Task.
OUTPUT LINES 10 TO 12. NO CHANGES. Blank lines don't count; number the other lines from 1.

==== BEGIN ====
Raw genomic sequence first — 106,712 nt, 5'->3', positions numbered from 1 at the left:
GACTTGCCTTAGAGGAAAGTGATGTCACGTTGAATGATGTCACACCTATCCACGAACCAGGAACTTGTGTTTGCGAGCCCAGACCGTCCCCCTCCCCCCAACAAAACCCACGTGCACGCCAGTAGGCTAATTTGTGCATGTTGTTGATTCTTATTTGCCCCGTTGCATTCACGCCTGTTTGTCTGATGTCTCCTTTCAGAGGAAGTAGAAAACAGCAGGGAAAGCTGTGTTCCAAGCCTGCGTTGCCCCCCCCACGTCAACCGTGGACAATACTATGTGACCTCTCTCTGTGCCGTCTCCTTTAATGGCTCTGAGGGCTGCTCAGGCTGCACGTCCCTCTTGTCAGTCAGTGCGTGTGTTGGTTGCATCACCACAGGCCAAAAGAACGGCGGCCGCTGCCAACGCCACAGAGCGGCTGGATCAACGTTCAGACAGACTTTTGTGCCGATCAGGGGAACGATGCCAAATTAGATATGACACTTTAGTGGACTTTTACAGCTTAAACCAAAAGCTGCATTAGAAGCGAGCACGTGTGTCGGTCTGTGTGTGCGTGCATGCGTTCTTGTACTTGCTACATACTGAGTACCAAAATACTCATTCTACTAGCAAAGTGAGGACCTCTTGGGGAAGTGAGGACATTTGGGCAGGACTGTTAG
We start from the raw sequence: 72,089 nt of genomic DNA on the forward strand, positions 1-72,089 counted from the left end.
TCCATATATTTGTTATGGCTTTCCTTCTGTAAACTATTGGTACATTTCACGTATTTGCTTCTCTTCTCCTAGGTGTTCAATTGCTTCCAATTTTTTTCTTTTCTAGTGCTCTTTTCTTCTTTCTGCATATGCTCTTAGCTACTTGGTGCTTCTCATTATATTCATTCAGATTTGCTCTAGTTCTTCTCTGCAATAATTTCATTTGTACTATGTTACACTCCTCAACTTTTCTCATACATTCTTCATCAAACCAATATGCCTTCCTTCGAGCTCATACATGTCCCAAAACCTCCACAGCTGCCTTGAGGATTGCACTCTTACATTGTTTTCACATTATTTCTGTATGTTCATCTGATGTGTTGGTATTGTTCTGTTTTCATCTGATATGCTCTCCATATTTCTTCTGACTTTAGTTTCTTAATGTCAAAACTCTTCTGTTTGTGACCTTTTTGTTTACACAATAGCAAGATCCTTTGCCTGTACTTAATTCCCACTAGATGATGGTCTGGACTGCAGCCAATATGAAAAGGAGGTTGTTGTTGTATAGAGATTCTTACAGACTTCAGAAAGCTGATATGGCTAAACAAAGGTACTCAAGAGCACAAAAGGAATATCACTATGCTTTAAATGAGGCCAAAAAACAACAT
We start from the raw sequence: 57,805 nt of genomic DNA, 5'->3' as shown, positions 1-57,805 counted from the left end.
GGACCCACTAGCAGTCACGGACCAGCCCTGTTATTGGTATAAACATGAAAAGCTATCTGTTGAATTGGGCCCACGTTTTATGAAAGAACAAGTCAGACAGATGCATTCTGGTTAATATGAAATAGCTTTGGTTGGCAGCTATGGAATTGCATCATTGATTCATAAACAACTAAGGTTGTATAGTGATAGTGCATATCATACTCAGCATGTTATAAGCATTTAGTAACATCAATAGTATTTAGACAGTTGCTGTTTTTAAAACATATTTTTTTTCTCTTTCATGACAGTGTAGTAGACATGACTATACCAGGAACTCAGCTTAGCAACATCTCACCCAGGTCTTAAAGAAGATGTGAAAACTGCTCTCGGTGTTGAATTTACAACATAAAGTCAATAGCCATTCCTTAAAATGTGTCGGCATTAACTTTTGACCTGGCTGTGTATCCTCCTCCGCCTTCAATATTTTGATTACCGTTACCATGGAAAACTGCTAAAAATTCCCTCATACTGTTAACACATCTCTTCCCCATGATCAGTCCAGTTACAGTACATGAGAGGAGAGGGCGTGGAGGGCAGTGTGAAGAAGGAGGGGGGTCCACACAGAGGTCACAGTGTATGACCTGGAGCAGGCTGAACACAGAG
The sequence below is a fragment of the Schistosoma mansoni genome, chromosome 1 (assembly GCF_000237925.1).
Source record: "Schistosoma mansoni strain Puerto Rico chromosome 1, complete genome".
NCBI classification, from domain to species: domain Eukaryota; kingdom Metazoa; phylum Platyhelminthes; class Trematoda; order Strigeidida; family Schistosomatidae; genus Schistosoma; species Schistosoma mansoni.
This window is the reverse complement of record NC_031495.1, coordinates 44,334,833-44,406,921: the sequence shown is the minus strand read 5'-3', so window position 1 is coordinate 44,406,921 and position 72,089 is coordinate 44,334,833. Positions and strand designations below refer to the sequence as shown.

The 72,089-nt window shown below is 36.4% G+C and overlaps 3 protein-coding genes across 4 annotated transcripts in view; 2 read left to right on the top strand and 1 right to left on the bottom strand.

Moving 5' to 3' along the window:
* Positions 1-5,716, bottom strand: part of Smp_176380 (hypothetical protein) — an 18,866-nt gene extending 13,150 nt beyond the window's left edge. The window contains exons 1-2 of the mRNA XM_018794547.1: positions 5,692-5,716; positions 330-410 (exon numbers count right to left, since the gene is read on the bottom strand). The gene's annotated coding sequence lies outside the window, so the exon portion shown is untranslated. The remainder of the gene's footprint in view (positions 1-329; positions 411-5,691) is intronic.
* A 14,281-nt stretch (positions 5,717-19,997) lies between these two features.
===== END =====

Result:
This window is the reverse complement of record NC_031495.1, coordinates 44,334,833-44,406,921: the sequence shown is the minus strand read 5'-3', so window position 1 is coordinate 44,406,921 and position 72,089 is coordinate 44,334,833. Positions and strand designations below refer to the sequence as shown.

The 72,089-nt window shown below is 36.4% G+C and overlaps 3 protein-coding genes across 4 annotated transcripts in view; 2 read left to right on the top strand and 1 right to left on the bottom strand.

Moving 5' to 3' along the window: